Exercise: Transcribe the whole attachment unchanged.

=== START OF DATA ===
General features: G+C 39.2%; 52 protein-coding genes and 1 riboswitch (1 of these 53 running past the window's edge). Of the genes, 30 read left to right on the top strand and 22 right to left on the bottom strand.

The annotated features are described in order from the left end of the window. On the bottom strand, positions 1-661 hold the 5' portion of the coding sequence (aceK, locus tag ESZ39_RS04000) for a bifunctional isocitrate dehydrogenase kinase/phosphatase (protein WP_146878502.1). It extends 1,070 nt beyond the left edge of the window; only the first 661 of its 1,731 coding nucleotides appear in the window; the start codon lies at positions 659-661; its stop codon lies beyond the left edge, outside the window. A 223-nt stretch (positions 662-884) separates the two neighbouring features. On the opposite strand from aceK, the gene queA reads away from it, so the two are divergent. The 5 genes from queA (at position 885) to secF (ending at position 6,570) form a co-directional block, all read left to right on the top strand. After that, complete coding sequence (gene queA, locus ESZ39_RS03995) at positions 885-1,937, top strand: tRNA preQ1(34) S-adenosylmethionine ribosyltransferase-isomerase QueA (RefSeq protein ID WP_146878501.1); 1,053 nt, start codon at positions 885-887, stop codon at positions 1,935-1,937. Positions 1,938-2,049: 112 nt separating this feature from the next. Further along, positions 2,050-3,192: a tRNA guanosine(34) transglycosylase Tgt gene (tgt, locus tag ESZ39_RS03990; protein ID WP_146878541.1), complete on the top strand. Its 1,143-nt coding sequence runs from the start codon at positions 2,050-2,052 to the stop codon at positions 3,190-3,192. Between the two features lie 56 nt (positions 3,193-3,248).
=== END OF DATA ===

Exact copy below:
General features: G+C 39.2%; 52 protein-coding genes and 1 riboswitch (1 of these 53 running past the window's edge). Of the genes, 30 read left to right on the top strand and 22 right to left on the bottom strand.

The annotated features are described in order from the left end of the window. On the bottom strand, positions 1-661 hold the 5' portion of the coding sequence (aceK, locus tag ESZ39_RS04000) for a bifunctional isocitrate dehydrogenase kinase/phosphatase (protein WP_146878502.1). It extends 1,070 nt beyond the left edge of the window; only the first 661 of its 1,731 coding nucleotides appear in the window; the start codon lies at positions 659-661; its stop codon lies beyond the left edge, outside the window. A 223-nt stretch (positions 662-884) separates the two neighbouring features. On the opposite strand from aceK, the gene queA reads away from it, so the two are divergent. The 5 genes from queA (at position 885) to secF (ending at position 6,570) form a co-directional block, all read left to right on the top strand. After that, complete coding sequence (gene queA, locus ESZ39_RS03995) at positions 885-1,937, top strand: tRNA preQ1(34) S-adenosylmethionine ribosyltransferase-isomerase QueA (RefSeq protein ID WP_146878501.1); 1,053 nt, start codon at positions 885-887, stop codon at positions 1,935-1,937. Positions 1,938-2,049: 112 nt separating this feature from the next. Further along, positions 2,050-3,192: a tRNA guanosine(34) transglycosylase Tgt gene (tgt, locus tag ESZ39_RS03990; protein ID WP_146878541.1), complete on the top strand. Its 1,143-nt coding sequence runs from the start codon at positions 2,050-2,052 to the stop codon at positions 3,190-3,192. Between the two features lie 56 nt (positions 3,193-3,248).